President Donald Trump walks on the South Lawn as he arrives at the White House in Washington, Monday, April 15, 2019, after visiting Minnesota. (AP Photo/Andrew Harnik)

Trump to allow lawsuits over US properties seized in Cuba

The move marks a change in more than two decades of U.S. policy on Cuba

Stepping up pressure on Cuba, the Trump administration will allow lawsuits against foreign companies doing business in properties seized from Americans after the island’s 1959 revolution, a senior administration official said Tuesday.

The move marks a change in more than two decades of U.S. policy on Cuba.

President Donald Trump has been taking steps to isolate embattled Venezuela President Nicolas Maduro, who is holding power with help from other countries, including Cuba, China and Russia. The new policy against Havana could deal a severe blow to Cuba’s efforts to draw foreign investment, and spawn international trade disputes between the U.S. and Europe.

The administration official who provided details of the shift spoke on condition of anonymity ahead of the official announcement by the State Department.

After that announcement, national security adviser John Bolton is expected to discuss the new policy during a speech Wednesday in Miami, which is home to thousands of exiles and immigrants from Cuba, Venezuela and Nicaragua.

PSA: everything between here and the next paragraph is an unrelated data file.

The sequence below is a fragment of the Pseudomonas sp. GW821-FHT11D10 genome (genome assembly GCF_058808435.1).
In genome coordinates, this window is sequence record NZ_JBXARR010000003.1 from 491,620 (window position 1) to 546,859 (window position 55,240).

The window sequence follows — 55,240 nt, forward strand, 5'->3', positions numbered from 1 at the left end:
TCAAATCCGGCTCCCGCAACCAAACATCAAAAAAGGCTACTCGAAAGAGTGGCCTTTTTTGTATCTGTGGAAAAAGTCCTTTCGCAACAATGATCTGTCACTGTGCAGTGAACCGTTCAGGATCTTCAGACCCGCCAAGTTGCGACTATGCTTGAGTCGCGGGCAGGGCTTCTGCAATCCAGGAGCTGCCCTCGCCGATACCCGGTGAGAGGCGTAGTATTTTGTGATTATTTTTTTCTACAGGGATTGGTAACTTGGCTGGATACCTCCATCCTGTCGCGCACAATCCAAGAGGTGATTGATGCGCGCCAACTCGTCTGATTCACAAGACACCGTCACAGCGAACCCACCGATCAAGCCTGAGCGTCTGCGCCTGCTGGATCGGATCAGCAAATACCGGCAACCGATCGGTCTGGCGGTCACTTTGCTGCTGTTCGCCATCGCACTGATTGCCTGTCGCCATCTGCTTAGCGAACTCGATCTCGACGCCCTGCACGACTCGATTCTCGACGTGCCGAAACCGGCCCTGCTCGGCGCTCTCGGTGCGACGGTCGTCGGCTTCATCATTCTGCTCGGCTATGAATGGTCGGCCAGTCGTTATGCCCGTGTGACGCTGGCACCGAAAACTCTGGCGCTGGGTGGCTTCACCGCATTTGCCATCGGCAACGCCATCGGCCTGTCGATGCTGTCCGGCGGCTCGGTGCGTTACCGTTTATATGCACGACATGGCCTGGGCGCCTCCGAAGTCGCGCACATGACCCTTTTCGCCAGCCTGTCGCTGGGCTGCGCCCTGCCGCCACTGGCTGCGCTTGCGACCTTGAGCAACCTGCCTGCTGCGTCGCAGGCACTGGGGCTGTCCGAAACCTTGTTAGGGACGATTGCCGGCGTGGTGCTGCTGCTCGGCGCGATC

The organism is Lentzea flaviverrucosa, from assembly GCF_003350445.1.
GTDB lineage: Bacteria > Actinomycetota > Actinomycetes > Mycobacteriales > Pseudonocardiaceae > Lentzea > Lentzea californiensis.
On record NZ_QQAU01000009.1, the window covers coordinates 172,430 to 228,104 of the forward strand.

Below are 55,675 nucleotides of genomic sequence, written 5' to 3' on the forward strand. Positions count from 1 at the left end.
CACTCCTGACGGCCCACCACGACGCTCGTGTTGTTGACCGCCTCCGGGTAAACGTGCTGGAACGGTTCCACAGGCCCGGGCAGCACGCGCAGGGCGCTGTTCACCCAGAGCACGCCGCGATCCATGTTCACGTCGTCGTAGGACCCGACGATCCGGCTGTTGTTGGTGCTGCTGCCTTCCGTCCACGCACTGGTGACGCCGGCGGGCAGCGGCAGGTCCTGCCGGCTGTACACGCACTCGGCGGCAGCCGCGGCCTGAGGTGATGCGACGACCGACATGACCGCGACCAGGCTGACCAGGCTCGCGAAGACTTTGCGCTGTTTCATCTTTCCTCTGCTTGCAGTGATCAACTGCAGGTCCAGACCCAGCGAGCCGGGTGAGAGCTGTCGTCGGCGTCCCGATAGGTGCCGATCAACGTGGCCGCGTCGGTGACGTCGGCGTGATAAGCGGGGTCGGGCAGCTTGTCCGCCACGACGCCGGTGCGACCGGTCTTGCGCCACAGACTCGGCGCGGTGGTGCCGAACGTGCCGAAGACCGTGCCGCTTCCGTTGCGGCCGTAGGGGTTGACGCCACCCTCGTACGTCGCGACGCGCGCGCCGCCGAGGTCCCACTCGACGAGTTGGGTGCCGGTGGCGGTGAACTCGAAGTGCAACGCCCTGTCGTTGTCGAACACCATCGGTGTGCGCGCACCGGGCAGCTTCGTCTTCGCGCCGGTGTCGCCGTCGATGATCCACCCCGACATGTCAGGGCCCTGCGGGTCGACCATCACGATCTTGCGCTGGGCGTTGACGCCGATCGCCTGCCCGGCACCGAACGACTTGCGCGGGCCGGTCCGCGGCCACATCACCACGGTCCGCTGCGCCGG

READ MORE: Trump keeps attacking as redacted Russia report due Thursday

The speech at the Bay of Pigs Veterans Association is to be delivered on the 58th anniversary of the United States’ failed 1961 invasion of the island, an attempt to overthrow the Cuban government.

Johana Tablada, Cuba’s deputy director of U.S. affairs, said on Twitter: “Before they try to euphorically ride a wave of wickedness and lies, they should take a dose of reality. The world has told John Bolton and the U.S. government to eliminate the criminal blockade against Cuba and the Helms-Burton Act.”

The 1996 act gave Americans the right to sue the mostly European companies that operate out of hotels, tobacco factories, distilleries and other properties that Cuba nationalized after Fidel Castro took power. The act even allows lawsuits by Cubans who became U.S. citizens years after their properties were taken.

Canada, France, Spain, Great Britain and other countries with large investments in Cuba have ferociously protested the law and threatened to sue in the World Trade Organization if Washington tries to interfere with the business ties between Cuba and another sovereign nation. U.S. airlines and cruise lines that bring hundreds of thousands of travellers to Cuba each year appear to be exempted.

Every U.S. president since Bill Clinton has suspended the key clause to avoid those trade clashes and a potential mass of lawsuits that would prevent any future settlement with Cuba over nationalized properties. Cuba has said it is willing to reimburse the owners of confiscated properties, but only if the communist government is also reimbursed for billions of dollars in damages generated by the six-decade U.S. trade embargo.

The announcement comes at a moment of severe economic weakness for Cuba, which is struggling to find enough cash to import basic food and other supplies following a drop in aid from Venezuela, and a string of bad years in other key economic sectors.